In today’s digital world, customers expect to be able to pay with credit cards for goods and services. If you want to maintain robust sales, it’s crucial to accept plastic.
But how exactly do you set up a merchant account? What does the process involve? In this comprehensive guide, we’ll cover everything you need to know to start taking credit card payments for your business.
By the end, you’ll understand the requirements, terminology, and steps to obtain a merchant account so customers can check out with ease using the payment method of their choice. Let’s get started!
Understanding Merchant Account Basics
First, a quick overview of key concepts:
Merchant account: Allows your business to accept credit/debit card payments through a contractual agreement with a merchant bank or processor.
Processor: Handles authorization, settlement and PCI compliance on behalf of their merchant banks. Links you to card networks like Visa and Mastercard.
Gateway: The interface you integrate into your online store or point-of-sale system for payment submissions. Examples are square, Shopify Payments.
Discount rate: Percentage charged by banks on each transaction to cover processing costs, usually 1.5-3.5% + $0.10-0.30 per swipe.
Now that basic terms are defined, let’s dive into the process to obtain a merchant account and gateway.
Steps to Get a Merchant Account
The general steps are:
- Research providers – Compare services, rates and integrations from multiple banks.
- Apply – Submit an application with business/owner details and tax forms.
- Verification – Banks check business/personal credit histories, call references.
- Underwriting – An actual person reviews your application for final approval.
- Onboard with gateway – Get system integrated with your point-of-sale or website.
- Start accepting payments – Cards can now be swiped or entered online securely.
- Payment settlement – Funds deposited minus fees within business days.
Let’s break down each stage in more depth.
Researching Merchant Account Providers
When starting research, consider:
- Industry experience – Some focus more on specific verticals like retail or service industries.
- Equipment options – Like physical card readers, integrated payment buttons for e-commerce sites.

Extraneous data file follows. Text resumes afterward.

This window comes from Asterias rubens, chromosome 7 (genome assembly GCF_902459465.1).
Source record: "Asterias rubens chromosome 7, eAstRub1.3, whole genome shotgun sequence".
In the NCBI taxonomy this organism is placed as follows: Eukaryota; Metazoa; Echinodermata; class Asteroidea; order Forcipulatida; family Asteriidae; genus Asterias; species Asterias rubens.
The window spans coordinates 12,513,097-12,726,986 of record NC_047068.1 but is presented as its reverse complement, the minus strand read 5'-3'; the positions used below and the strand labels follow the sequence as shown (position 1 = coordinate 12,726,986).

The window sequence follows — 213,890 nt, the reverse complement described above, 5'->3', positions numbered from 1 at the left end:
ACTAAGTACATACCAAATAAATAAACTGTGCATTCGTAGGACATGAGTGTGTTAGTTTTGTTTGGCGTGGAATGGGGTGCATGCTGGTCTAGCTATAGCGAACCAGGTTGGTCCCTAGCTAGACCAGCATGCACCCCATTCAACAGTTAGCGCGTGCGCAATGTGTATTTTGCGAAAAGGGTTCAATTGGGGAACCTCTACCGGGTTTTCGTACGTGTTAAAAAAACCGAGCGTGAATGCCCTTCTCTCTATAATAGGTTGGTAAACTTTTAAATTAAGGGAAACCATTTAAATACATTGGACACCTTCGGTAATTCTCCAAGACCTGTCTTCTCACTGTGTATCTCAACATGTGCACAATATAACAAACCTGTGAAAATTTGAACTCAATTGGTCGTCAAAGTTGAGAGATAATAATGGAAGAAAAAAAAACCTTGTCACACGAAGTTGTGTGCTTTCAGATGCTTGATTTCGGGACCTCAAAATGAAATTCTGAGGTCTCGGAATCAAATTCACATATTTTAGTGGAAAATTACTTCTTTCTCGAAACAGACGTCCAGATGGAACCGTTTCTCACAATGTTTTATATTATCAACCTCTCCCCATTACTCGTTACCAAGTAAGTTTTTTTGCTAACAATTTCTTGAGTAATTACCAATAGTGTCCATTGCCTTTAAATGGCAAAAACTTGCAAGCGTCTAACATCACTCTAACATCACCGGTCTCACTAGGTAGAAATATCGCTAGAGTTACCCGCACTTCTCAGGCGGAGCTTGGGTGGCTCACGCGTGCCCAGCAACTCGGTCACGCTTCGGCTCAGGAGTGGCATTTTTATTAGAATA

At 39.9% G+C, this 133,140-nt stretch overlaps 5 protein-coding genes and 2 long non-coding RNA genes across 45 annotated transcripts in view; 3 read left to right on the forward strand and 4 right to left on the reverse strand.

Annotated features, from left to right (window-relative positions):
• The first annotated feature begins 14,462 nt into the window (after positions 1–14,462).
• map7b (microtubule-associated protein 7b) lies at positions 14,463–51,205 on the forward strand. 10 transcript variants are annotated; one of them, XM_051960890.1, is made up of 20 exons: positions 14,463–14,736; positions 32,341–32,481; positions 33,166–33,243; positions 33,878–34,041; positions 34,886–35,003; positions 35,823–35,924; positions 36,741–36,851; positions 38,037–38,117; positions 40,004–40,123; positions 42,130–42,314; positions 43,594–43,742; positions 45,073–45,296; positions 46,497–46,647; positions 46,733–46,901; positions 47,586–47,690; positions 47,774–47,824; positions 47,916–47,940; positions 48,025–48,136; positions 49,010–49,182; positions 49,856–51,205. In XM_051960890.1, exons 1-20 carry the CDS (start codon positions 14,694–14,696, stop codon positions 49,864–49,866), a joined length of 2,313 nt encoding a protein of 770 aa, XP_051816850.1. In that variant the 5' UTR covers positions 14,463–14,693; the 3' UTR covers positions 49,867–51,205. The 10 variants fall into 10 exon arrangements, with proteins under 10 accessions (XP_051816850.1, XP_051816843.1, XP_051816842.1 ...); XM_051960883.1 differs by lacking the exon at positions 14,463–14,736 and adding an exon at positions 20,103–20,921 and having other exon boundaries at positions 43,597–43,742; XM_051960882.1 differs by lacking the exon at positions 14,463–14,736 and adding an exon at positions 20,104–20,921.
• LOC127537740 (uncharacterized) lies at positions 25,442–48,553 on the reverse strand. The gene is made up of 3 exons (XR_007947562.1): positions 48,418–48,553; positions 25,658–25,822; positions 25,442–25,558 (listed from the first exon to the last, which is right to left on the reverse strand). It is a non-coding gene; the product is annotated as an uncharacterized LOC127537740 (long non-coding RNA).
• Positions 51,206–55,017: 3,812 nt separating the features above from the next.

- Payment methods – Visa, Mastercard, Amex, Discover etc. and digital wallets support.
- Additional services – Options for recurring billing, merchant cash advances, invoicing.
- Rates and fees – Look beyond just discount percentages for total annual costs.
- Customer support – Evaluate hours, response times and resolution methods.
Take your time comparing fully before applying so you pick the best provider for your business needs.
Completing the Application
Most merchant account applications require:
- Business contact information like tax ID, physical address, website URL.
- Personal info on owners including SSN, home address, DOB.
- Bank account numbers for funding and statement deposit.
- Estimated monthly/annual card volume projections.
- Industry type selection from a dropdown menu.
- Supporting docs like voided check, business license, certificate of authority.
Be ready with all info handy to submit the application smoothly.
Verification, Underwriting and Approval
Next steps typically include:
- Soft credit pulls conducted on business and owners/guarantors.
- Calling personal and business references for additional review.
- Review by an actual underwriter for final risk assessment.
- Notification of approval or requests for additional documentation if needed.
Most small merchants receive approval within 1-2 weeks if no issues arise. Larger volume businesses may take longer.
Integration and Testing
Once approved, next steps are:
- Setting up your online gateway or physical payment terminal integration.
- Generating Test Cards for simulating charges to ensure setup is correct.
- Completing certifications on PCI compliance standards for handling sensitive data.
- Final approval for “live” funds settlement to begin accepting real customer payments.
Integration testing before going live is important to avoid costly mistakes.
Obtaining a merchant account allows businesses to gain the significant competitive advantage of accepting credit cards and digital payments conveniently.
By following the straightforward application process with valid documentation and choosing a provider via careful research, most merchants are up and running within 2-4 weeks. With a merchant account set up properly, you can focus growing your business through increased accessible sales.
If at any point you need support, your new merchant service provider should be available to assist. I hope this guide has provided clarity on the initial steps to offering payment flexibility for your customers. Let me know if any other questions come up!